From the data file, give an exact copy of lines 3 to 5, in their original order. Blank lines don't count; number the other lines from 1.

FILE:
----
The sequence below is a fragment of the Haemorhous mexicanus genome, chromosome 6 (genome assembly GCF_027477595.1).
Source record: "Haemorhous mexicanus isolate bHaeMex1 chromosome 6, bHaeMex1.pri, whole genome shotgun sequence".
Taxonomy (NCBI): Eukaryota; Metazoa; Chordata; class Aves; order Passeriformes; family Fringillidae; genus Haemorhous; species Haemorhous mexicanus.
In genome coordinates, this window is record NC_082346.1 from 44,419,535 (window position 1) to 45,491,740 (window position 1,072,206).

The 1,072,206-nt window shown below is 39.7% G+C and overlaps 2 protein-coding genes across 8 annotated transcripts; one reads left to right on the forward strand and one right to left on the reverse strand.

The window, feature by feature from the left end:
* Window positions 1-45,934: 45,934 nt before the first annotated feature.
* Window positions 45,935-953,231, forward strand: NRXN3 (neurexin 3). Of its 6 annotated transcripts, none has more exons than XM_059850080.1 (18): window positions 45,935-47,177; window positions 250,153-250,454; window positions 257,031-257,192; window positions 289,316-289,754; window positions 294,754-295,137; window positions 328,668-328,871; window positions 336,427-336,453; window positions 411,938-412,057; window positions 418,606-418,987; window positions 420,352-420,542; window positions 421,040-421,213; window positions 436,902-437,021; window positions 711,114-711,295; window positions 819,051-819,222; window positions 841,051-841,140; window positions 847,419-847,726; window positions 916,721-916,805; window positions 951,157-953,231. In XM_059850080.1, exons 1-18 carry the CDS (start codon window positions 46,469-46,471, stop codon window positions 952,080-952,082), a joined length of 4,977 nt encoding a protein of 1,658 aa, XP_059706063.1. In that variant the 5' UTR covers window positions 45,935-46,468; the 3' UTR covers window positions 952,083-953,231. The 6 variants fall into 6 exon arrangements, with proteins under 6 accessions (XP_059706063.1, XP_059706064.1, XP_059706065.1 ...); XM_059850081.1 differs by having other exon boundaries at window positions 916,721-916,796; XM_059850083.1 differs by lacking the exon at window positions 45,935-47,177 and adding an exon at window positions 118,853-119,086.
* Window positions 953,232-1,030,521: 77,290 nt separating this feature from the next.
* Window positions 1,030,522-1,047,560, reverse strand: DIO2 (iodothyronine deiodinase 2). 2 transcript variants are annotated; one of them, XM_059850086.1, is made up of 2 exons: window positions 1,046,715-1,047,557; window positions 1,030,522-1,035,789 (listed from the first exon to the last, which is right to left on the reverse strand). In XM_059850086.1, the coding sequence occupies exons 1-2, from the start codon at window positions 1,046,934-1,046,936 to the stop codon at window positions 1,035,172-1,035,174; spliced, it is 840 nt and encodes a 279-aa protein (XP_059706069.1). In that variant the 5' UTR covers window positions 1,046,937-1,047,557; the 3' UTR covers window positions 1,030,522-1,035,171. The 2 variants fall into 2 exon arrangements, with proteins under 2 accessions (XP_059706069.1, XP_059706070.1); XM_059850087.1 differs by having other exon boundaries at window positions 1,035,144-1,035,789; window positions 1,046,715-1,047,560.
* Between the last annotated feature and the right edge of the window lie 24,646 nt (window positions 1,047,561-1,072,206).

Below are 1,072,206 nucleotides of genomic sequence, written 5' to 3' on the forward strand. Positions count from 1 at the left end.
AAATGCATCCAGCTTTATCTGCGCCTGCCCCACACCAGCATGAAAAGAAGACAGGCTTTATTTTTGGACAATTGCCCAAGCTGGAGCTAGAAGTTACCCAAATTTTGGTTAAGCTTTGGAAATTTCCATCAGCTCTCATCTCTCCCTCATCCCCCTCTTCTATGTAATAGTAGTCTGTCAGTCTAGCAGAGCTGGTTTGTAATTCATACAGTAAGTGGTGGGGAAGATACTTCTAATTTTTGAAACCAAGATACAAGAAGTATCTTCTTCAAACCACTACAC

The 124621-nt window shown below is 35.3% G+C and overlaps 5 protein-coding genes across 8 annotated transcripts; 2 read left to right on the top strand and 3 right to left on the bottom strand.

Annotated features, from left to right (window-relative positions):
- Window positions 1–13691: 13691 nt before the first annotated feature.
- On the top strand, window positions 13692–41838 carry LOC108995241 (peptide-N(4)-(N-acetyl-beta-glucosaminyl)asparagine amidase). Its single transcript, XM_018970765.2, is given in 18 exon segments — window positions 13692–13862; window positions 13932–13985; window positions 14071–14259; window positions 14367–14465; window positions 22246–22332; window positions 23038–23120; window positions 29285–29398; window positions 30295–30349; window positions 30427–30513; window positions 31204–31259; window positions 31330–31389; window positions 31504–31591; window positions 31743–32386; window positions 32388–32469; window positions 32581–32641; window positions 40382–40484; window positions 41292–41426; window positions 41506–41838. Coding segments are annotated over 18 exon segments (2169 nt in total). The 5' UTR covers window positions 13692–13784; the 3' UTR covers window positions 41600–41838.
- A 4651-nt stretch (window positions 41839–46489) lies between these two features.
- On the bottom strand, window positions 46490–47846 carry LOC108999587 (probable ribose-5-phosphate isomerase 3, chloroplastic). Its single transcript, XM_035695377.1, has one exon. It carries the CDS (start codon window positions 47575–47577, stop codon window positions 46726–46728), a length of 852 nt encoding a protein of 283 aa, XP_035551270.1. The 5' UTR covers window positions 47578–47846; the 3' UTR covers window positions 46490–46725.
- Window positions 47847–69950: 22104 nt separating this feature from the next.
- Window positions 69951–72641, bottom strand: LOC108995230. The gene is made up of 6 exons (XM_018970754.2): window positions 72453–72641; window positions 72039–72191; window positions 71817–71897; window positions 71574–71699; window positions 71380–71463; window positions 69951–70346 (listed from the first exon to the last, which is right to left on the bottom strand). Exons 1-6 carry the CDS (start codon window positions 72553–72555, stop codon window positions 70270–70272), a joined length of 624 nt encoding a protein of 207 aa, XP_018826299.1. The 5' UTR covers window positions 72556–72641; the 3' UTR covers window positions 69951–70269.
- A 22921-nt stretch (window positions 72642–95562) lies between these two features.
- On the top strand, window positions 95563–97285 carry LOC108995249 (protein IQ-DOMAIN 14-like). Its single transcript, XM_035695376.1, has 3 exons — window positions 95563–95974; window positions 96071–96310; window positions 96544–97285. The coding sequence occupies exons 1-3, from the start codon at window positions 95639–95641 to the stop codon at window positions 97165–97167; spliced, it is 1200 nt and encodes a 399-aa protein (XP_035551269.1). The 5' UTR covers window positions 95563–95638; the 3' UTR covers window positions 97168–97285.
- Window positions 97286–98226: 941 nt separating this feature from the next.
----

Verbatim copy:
Taxonomy (NCBI): Eukaryota; Metazoa; Chordata; class Aves; order Passeriformes; family Fringillidae; genus Haemorhous; species Haemorhous mexicanus.
In genome coordinates, this window is record NC_082346.1 from 44,419,535 (window position 1) to 45,491,740 (window position 1,072,206).

The 1,072,206-nt window shown below is 39.7% G+C and overlaps 2 protein-coding genes across 8 annotated transcripts; one reads left to right on the forward strand and one right to left on the reverse strand.